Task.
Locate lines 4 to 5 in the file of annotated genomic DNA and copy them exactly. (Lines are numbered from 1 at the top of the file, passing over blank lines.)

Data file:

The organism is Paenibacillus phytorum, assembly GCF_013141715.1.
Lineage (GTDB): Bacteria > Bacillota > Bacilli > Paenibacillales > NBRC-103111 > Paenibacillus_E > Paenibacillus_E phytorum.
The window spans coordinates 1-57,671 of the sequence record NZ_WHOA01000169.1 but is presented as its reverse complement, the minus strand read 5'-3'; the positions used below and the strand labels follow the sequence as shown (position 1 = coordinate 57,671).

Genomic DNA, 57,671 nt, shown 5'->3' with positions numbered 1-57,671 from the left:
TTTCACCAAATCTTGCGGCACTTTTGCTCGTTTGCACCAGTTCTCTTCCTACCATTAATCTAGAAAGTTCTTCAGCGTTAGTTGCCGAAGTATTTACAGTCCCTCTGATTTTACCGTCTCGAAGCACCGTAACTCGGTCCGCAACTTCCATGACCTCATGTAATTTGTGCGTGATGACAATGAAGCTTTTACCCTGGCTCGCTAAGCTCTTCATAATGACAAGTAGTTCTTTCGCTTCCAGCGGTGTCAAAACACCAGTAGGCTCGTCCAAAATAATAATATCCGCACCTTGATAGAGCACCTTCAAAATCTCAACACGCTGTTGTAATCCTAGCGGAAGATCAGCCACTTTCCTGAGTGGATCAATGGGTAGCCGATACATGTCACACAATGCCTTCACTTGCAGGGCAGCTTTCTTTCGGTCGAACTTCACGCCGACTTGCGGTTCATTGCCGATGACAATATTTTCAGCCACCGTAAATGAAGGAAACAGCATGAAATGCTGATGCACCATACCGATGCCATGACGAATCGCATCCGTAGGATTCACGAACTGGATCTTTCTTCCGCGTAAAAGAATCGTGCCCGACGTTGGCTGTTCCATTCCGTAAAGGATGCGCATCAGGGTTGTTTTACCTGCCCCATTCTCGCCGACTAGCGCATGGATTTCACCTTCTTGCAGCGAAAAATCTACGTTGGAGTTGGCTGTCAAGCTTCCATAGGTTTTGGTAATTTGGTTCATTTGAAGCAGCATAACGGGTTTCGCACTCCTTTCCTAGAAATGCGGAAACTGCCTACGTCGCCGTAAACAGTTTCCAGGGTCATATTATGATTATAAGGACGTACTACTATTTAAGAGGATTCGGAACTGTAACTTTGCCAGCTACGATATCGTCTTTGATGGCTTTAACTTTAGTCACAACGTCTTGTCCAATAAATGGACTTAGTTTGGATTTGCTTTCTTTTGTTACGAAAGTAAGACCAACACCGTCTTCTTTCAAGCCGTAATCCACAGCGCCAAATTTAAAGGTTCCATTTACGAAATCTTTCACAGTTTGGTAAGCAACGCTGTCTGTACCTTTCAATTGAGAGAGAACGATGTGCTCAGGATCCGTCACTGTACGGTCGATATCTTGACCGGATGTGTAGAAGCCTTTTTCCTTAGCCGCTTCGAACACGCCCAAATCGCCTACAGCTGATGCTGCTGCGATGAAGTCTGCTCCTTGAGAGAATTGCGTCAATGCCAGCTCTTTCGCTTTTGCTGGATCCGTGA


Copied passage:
Genomic DNA, 57,671 nt, shown 5'->3' with positions numbered 1-57,671 from the left:
TTTCACCAAATCTTGCGGCACTTTTGCTCGTTTGCACCAGTTCTCTTCCTACCATTAATCTAGAAAGTTCTTCAGCGTTAGTTGCCGAAGTATTTACAGTCCCTCTGATTTTACCGTCTCGAAGCACCGTAACTCGGTCCGCAACTTCCATGACCTCATGTAATTTGTGCGTGATGACAATGAAGCTTTTACCCTGGCTCGCTAAGCTCTTCATAATGACAAGTAGTTCTTTCGCTTCCAGCGGTGTCAAAACACCAGTAGGCTCGTCCAAAATAATAATATCCGCACCTTGATAGAGCACCTTCAAAATCTCAACACGCTGTTGTAATCCTAGCGGAAGATCAGCCACTTTCCTGAGTGGATCAATGGGTAGCCGATACATGTCACACAATGCCTTCACTTGCAGGGCAGCTTTCTTTCGGTCGAACTTCACGCCGACTTGCGGTTCATTGCCGATGACAATATTTTCAGCCACCGTAAATGAAGGAAACAGCATGAAATGCTGATGCACCATACCGATGCCATGACGAATCGCATCCGTAGGATTCACGAACTGGATCTTTCTTCCGCGTAAAAGAATCGTGCCCGACGTTGGCTGTTCCATTCCGTAAAGGATGCGCATCAGGGTTGTTTTACCTGCCCCATTCTCGCCGACTAGCGCATGGATTTCACCTTCTTGCAGCGAAAAATCTACGTTGGAGTTGGCTGTCAAGCTTCCATAGGTTTTGGTAATTTGGTTCATTTGAAGCAGCATAACGGGTTTCGCACTCCTTTCCTAGAAATGCGGAAACTGCCTACGTCGCCGTAAACAGTTTCCAGGGTCATATTATGATTATAAGGACGTACTACTATTTAAGAGGATTCGGAACTGTAACTTTGCCAGCTACGATATCGTCTTTGATGGCTTTAACTTTAGTCACAACGTCTTGTCCAATAAATGGACTTAGTTTGGATTTGCTTTCTTTTGTTACGAAAGTAAGACCAACACCGTCTTCTTTCAAGCCGTAATCCACAGCGCCAAATTTAAAGGTTCCATTTACGAAATCTTTCACAGTTTGGTAAGCAACGCTGTCTGTACCTTTCAATTGAGAGAGAACGATGTGCTCAGGATCCGTCACTGTACGGTCGATATCTTGACCGGATGTGTAGAAGCCTTTTTCCTTAGCCGCTTCGAACACGCCCAAATCGCCTACAGCTGATGCTGCTGCGATGAAGTCTGCTCCTTGAGAGAATTGCGTCAATGCCAGCTCTTTCGCTTTTGCTGGATCCGTGA